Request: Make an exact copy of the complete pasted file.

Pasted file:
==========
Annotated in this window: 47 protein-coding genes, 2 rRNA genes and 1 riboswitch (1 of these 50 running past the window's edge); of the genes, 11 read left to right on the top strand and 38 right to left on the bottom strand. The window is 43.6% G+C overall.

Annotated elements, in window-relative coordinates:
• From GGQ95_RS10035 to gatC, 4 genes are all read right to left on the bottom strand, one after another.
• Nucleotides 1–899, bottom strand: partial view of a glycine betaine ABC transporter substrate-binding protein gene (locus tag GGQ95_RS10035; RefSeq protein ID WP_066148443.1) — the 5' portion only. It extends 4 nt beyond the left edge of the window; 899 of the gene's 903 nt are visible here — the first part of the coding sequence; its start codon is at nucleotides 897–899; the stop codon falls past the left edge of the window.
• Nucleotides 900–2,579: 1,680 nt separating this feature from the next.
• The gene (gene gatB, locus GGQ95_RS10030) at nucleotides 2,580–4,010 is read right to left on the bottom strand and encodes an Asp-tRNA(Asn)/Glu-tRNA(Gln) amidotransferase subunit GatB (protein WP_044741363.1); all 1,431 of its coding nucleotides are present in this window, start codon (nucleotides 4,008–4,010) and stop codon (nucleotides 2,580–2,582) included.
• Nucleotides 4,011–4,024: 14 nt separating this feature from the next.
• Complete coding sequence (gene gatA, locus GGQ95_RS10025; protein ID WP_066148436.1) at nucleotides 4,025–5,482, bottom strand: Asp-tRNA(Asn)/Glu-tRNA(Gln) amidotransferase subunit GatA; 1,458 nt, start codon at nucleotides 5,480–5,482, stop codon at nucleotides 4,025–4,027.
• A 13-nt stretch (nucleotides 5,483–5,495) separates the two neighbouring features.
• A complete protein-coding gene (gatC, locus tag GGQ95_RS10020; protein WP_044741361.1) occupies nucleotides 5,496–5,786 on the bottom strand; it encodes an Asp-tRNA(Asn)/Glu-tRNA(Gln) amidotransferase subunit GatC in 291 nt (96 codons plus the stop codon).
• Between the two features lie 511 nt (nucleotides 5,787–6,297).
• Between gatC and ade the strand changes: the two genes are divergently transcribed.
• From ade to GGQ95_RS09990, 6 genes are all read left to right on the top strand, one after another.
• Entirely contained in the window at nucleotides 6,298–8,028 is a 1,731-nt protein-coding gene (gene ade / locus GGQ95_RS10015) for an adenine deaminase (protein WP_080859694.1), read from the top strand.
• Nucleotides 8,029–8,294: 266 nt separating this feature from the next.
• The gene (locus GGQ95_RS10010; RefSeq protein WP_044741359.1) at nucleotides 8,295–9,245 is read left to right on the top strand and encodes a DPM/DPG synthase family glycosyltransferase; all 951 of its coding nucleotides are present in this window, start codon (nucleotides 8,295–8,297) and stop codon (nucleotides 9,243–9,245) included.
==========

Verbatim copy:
Annotated in this window: 47 protein-coding genes, 2 rRNA genes and 1 riboswitch (1 of these 50 running past the window's edge); of the genes, 11 read left to right on the top strand and 38 right to left on the bottom strand. The window is 43.6% G+C overall.

Annotated elements, in window-relative coordinates:
• From GGQ95_RS10035 to gatC, 4 genes are all read right to left on the bottom strand, one after another.
• Nucleotides 1–899, bottom strand: partial view of a glycine betaine ABC transporter substrate-binding protein gene (locus tag GGQ95_RS10035; RefSeq protein ID WP_066148443.1) — the 5' portion only. It extends 4 nt beyond the left edge of the window; 899 of the gene's 903 nt are visible here — the first part of the coding sequence; its start codon is at nucleotides 897–899; the stop codon falls past the left edge of the window.
• Nucleotides 900–2,579: 1,680 nt separating this feature from the next.
• The gene (gene gatB, locus GGQ95_RS10030) at nucleotides 2,580–4,010 is read right to left on the bottom strand and encodes an Asp-tRNA(Asn)/Glu-tRNA(Gln) amidotransferase subunit GatB (protein WP_044741363.1); all 1,431 of its coding nucleotides are present in this window, start codon (nucleotides 4,008–4,010) and stop codon (nucleotides 2,580–2,582) included.
• Nucleotides 4,011–4,024: 14 nt separating this feature from the next.
• Complete coding sequence (gene gatA, locus GGQ95_RS10025; protein ID WP_066148436.1) at nucleotides 4,025–5,482, bottom strand: Asp-tRNA(Asn)/Glu-tRNA(Gln) amidotransferase subunit GatA; 1,458 nt, start codon at nucleotides 5,480–5,482, stop codon at nucleotides 4,025–4,027.
• A 13-nt stretch (nucleotides 5,483–5,495) separates the two neighbouring features.
• A complete protein-coding gene (gatC, locus tag GGQ95_RS10020; protein WP_044741361.1) occupies nucleotides 5,496–5,786 on the bottom strand; it encodes an Asp-tRNA(Asn)/Glu-tRNA(Gln) amidotransferase subunit GatC in 291 nt (96 codons plus the stop codon).
• Between the two features lie 511 nt (nucleotides 5,787–6,297).
• Between gatC and ade the strand changes: the two genes are divergently transcribed.
• From ade to GGQ95_RS09990, 6 genes are all read left to right on the top strand, one after another.
• Entirely contained in the window at nucleotides 6,298–8,028 is a 1,731-nt protein-coding gene (gene ade / locus GGQ95_RS10015) for an adenine deaminase (protein WP_080859694.1), read from the top strand.
• Nucleotides 8,029–8,294: 266 nt separating this feature from the next.
• The gene (locus GGQ95_RS10010; RefSeq protein WP_044741359.1) at nucleotides 8,295–9,245 is read left to right on the top strand and encodes a DPM/DPG synthase family glycosyltransferase; all 951 of its coding nucleotides are present in this window, start codon (nucleotides 8,295–8,297) and stop codon (nucleotides 9,243–9,245) included.